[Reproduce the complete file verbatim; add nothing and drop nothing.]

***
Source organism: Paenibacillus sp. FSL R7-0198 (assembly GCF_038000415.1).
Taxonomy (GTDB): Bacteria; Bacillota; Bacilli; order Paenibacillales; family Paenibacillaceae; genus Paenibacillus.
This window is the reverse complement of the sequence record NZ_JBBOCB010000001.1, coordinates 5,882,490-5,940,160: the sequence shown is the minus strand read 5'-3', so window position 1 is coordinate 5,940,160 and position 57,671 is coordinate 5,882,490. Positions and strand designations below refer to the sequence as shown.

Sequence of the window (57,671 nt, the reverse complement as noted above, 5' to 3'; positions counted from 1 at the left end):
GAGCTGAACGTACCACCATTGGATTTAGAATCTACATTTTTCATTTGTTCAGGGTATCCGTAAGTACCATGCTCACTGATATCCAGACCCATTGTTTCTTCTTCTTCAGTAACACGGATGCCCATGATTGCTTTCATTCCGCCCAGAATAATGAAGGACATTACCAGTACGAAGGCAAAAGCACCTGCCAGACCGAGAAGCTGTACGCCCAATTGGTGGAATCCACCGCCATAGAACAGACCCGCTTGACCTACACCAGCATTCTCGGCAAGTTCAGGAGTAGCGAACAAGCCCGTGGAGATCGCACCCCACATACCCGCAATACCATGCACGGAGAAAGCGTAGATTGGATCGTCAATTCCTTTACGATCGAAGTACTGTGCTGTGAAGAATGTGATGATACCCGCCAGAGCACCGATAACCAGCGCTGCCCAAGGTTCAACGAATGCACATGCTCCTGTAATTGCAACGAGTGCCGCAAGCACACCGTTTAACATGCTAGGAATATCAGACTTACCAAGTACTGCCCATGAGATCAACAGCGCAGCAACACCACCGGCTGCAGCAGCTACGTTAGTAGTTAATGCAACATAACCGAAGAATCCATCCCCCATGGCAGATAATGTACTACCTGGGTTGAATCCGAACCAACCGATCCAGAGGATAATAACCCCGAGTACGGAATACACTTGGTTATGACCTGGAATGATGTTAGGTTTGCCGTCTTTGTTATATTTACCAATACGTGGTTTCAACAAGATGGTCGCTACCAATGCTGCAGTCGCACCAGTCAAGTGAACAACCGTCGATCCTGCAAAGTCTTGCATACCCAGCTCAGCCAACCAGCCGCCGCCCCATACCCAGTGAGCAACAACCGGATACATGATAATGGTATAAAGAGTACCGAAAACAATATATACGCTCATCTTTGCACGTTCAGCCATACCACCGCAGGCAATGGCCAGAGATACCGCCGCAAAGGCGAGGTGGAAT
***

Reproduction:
Source organism: Paenibacillus sp. FSL R7-0198 (assembly GCF_038000415.1).
Taxonomy (GTDB): Bacteria; Bacillota; Bacilli; order Paenibacillales; family Paenibacillaceae; genus Paenibacillus.
This window is the reverse complement of the sequence record NZ_JBBOCB010000001.1, coordinates 5,882,490-5,940,160: the sequence shown is the minus strand read 5'-3', so window position 1 is coordinate 5,940,160 and position 57,671 is coordinate 5,882,490. Positions and strand designations below refer to the sequence as shown.

Sequence of the window (57,671 nt, the reverse complement as noted above, 5' to 3'; positions counted from 1 at the left end):
GAGCTGAACGTACCACCATTGGATTTAGAATCTACATTTTTCATTTGTTCAGGGTATCCGTAAGTACCATGCTCACTGATATCCAGACCCATTGTTTCTTCTTCTTCAGTAACACGGATGCCCATGATTGCTTTCATTCCGCCCAGAATAATGAAGGACATTACCAGTACGAAGGCAAAAGCACCTGCCAGACCGAGAAGCTGTACGCCCAATTGGTGGAATCCACCGCCATAGAACAGACCCGCTTGACCTACACCAGCATTCTCGGCAAGTTCAGGAGTAGCGAACAAGCCCGTGGAGATCGCACCCCACATACCCGCAATACCATGCACGGAGAAAGCGTAGATTGGATCGTCAATTCCTTTACGATCGAAGTACTGTGCTGTGAAGAATGTGATGATACCCGCCAGAGCACCGATAACCAGCGCTGCCCAAGGTTCAACGAATGCACATGCTCCTGTAATTGCAACGAGTGCCGCAAGCACACCGTTTAACATGCTAGGAATATCAGACTTACCAAGTACTGCCCATGAGATCAACAGCGCAGCAACACCACCGGCTGCAGCAGCTACGTTAGTAGTTAATGCAACATAACCGAAGAATCCATCCCCCATGGCAGATAATGTACTACCTGGGTTGAATCCGAACCAACCGATCCAGAGGATAATAACCCCGAGTACGGAATACACTTGGTTATGACCTGGAATGATGTTAGGTTTGCCGTCTTTGTTATATTTACCAATACGTGGTTTCAACAAGATGGTCGCTACCAATGCTGCAGTCGCACCAGTCAAGTGAACAACCGTCGATCCTGCAAAGTCTTGCATACCCAGCTCAGCCAACCAGCCGCCGCCCCATACCCAGTGAGCAACAACCGGATACATGATAATGGTATAAAGAGTACCGAAAACAATATATACGCTCATCTTTGCACGTTCAGCCATACCACCGCAGGCAATGGCCAGAGATACCGCCGCAAAGGCGAGGTGGAAT